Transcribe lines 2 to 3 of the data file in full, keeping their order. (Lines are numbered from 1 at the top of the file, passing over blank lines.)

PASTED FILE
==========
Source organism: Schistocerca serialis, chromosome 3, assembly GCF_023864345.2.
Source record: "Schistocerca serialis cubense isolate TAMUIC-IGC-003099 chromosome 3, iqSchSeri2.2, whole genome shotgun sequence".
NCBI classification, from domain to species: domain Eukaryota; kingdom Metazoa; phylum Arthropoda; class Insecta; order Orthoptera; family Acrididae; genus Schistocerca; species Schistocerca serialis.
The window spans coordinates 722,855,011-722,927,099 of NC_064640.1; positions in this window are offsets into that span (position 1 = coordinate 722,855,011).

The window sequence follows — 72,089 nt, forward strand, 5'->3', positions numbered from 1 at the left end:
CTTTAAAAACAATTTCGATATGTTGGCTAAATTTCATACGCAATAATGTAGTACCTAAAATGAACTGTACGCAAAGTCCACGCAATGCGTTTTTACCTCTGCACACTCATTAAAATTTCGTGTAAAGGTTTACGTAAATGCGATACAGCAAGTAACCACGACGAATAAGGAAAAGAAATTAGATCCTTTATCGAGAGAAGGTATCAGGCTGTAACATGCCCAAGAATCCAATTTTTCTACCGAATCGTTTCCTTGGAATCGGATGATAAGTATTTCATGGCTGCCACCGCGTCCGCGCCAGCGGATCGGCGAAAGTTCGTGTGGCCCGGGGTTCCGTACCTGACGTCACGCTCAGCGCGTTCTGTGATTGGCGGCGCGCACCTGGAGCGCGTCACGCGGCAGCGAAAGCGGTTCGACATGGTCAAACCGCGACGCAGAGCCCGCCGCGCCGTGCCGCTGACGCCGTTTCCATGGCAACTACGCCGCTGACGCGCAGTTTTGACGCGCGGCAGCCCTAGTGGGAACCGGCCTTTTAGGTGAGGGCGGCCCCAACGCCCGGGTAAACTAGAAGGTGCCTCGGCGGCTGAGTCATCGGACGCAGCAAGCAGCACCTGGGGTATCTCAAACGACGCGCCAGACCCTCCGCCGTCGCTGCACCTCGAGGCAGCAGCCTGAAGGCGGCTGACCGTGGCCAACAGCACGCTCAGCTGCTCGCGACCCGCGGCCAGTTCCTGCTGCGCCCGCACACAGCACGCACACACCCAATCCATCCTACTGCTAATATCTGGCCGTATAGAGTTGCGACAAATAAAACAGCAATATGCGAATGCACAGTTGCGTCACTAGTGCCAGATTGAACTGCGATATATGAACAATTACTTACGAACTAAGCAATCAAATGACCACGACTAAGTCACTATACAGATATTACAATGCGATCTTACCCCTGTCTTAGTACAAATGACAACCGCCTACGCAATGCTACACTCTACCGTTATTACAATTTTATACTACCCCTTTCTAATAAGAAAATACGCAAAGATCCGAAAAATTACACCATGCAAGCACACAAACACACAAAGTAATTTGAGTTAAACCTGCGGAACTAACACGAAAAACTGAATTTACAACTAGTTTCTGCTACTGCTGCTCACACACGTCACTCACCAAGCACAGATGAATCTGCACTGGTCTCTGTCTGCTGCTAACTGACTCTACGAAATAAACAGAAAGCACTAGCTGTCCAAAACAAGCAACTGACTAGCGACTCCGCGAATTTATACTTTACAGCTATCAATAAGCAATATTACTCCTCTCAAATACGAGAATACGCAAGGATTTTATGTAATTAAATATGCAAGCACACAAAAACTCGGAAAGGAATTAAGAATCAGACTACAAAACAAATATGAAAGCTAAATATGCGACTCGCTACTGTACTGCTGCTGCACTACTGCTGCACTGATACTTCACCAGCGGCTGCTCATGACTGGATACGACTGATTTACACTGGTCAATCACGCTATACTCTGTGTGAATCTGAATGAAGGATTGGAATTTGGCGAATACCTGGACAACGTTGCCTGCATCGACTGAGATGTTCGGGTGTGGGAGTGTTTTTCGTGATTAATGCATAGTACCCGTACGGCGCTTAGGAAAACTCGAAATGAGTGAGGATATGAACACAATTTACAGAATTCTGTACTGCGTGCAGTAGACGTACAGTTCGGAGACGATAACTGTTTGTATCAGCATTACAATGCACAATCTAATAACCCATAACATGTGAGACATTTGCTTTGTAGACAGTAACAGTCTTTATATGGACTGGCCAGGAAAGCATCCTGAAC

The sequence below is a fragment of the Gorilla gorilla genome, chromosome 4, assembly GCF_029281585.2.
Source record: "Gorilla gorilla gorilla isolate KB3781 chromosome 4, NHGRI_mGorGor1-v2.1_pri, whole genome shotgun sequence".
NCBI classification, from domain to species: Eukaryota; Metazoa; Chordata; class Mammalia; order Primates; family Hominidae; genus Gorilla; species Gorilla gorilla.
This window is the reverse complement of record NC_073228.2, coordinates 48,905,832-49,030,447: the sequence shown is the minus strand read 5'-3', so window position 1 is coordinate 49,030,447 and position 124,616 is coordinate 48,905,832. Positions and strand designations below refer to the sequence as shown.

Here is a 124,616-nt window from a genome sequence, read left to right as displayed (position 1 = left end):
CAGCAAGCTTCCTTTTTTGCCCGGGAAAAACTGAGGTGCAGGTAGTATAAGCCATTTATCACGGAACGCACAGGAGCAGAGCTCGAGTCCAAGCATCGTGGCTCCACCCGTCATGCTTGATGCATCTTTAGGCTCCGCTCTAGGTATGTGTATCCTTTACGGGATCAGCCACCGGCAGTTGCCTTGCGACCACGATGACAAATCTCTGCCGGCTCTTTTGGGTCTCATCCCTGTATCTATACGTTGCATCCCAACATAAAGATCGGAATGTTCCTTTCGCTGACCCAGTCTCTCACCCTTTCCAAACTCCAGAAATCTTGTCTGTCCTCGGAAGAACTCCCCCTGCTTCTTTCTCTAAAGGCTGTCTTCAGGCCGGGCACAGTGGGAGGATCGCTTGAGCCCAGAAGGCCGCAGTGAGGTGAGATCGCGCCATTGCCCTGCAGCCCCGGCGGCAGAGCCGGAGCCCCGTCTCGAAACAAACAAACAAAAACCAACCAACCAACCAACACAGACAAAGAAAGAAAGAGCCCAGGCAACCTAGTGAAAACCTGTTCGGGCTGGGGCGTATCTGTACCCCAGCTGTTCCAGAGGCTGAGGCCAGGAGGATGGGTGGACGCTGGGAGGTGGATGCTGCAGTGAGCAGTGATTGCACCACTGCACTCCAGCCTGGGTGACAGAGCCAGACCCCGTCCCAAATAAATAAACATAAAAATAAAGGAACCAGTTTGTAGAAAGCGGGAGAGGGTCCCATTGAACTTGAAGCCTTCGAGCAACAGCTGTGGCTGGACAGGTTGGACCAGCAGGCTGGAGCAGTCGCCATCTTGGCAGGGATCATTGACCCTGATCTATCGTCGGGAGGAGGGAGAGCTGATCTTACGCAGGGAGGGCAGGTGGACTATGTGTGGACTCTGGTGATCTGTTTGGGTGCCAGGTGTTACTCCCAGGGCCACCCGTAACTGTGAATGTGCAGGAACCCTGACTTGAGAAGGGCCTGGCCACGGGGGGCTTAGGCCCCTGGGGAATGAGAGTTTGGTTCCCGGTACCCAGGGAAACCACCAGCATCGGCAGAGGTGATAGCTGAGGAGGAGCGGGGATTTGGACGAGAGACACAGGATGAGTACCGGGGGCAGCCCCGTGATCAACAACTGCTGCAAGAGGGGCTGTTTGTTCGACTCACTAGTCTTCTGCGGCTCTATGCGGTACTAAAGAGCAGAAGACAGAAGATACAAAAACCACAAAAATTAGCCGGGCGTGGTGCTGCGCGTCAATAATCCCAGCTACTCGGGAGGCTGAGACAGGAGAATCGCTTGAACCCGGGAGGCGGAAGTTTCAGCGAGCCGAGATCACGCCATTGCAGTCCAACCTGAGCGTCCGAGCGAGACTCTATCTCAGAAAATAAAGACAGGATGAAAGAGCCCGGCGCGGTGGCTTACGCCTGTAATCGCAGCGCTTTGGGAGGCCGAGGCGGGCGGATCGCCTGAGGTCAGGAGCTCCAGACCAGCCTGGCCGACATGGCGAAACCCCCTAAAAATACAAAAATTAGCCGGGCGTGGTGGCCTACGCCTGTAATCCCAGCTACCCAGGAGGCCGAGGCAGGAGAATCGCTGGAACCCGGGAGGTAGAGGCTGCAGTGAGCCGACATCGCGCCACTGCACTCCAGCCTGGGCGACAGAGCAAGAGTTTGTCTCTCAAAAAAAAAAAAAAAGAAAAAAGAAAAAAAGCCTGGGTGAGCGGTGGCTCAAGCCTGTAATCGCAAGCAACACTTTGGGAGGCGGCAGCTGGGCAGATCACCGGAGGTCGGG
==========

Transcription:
Source record: "Schistocerca serialis cubense isolate TAMUIC-IGC-003099 chromosome 3, iqSchSeri2.2, whole genome shotgun sequence".
NCBI classification, from domain to species: domain Eukaryota; kingdom Metazoa; phylum Arthropoda; class Insecta; order Orthoptera; family Acrididae; genus Schistocerca; species Schistocerca serialis.